Saturday 9 March 2013

Uliana Apatina at St Mark's Church in South London

Yesterday was the opening of Uliana Apatina's show in The Crypt of St Mark's Church in South London. The show is called "That Side Where Real Is". Getting in was a bit like doing an assault course but once I had climbed through all the ropes and wires she had put up, I witnessed an impressive series of interactive installations. You can find out more about Uliana's work by going here: The Crypt is directly opposite Oval Tube. You can make an appointment to see the show any time that is comfortable for you including evenings and weekends, please, contact the artist directly: or 07944401310 Here's the press release... 'That Side Where Real Is' - a series of physically constructed, site-specific, inter-connected installations challenging our perception of space and the idea of the space as such built from ephemeral materials or materials that become ephemeral when being constructed into the space. Components of 'That Side Where Real Is': Cracking [Room1] Transparent Invisibility [Room2] Suspended Dreams to Eat the Time [Room3] There Is No One In Here [Room4] Vertical Immersion [Room5] All How It Was [Open Room] Black Penetration Into and Through Horizontal Dimension [Corridor] Red Gloss One String [Entry Hall] The exhibition's title, 'That Side Where Real Is' refers both to the visual challenges conveyed through the materials used and the way they trick the mind by disorienting the body, making it to squeeze in-between something that seems to be impossible to enter, perceive something that human eyes cannot simply see unless they are positioned at certain angles or fixed at the points of the space where the light is reflected. Emotionally and intellectually challenging chameleonic geometry that constantly changes into hallucinational spaces while your body is moving. It is a division between physical and abstract, rational and intuitive – with a big question mark on which of them is real. A peculiarity of the site is echoed in here – being in an underground crypt, empty and dark, with the whole universe of life happening on the upper layer inside the building of the church itself; and, then, beyond the point of the church – in a real life on the streets. Due to the very nature of the crypt 'That Side Where Real Is' deals with a notion of a death/life duality. All components of the installation are process-based constructions - having been built by the artist in a process of inhabiting the site and creating the artwork directly there without a preliminary plan or scaled model.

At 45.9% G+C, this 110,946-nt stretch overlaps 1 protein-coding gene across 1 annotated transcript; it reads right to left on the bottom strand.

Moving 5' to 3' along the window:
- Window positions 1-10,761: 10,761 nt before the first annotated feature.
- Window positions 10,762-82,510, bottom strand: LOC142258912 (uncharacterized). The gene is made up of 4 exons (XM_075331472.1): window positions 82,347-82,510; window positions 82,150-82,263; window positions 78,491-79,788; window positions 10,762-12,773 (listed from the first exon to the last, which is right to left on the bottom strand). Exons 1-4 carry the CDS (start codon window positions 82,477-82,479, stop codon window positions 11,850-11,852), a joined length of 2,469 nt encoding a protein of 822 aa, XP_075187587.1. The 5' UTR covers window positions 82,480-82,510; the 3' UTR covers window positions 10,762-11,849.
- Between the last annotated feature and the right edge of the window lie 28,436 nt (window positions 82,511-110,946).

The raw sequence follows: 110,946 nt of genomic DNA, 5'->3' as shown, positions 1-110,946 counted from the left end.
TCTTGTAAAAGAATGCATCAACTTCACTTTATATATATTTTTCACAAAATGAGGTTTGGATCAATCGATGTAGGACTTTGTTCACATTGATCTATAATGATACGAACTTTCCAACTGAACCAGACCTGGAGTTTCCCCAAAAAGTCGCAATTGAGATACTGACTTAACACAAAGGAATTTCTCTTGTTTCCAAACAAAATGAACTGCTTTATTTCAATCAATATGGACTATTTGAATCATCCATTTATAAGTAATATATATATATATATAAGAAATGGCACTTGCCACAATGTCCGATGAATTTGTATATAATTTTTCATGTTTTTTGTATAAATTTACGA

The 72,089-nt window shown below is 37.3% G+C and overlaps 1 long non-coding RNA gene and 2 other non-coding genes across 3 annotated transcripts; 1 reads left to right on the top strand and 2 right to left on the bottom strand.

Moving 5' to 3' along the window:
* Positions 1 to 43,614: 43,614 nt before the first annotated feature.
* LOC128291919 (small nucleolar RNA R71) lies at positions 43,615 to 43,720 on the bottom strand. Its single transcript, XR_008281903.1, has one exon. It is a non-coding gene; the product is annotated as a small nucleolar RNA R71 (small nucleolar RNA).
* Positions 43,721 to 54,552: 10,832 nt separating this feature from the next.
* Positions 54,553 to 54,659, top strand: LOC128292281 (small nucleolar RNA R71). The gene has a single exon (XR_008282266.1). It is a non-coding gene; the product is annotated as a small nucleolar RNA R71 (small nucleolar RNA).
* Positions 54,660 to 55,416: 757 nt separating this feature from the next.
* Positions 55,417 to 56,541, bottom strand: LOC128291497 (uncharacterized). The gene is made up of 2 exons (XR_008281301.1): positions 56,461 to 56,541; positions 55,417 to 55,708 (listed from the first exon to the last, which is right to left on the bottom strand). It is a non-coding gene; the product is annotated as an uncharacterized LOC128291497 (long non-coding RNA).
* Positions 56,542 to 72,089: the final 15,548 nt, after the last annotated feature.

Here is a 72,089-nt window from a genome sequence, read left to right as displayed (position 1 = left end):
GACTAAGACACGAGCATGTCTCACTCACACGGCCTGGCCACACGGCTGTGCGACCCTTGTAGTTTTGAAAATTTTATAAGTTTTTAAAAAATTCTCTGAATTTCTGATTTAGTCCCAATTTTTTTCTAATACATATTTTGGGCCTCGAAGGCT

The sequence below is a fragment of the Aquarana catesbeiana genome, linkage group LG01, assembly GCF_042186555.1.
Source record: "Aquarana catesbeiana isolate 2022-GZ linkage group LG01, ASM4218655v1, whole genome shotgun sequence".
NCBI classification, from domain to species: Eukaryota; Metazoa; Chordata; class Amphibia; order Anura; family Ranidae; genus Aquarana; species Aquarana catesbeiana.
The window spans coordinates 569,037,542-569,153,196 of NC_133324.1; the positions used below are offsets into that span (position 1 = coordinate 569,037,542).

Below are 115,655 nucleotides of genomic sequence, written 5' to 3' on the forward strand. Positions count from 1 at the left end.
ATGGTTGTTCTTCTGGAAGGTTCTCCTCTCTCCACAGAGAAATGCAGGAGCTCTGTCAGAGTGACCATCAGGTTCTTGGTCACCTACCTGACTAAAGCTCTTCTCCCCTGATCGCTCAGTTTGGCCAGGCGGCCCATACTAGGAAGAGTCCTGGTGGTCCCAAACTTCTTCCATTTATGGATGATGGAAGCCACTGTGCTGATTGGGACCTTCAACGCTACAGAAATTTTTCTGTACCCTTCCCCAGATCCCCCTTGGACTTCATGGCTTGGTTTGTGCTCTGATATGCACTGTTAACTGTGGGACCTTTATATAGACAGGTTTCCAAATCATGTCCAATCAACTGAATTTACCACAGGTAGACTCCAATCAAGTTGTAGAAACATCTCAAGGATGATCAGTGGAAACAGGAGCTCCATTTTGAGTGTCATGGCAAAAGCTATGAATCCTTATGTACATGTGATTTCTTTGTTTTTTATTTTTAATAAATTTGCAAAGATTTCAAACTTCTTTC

1 comment:

  1. This comment has been removed by a blog administrator.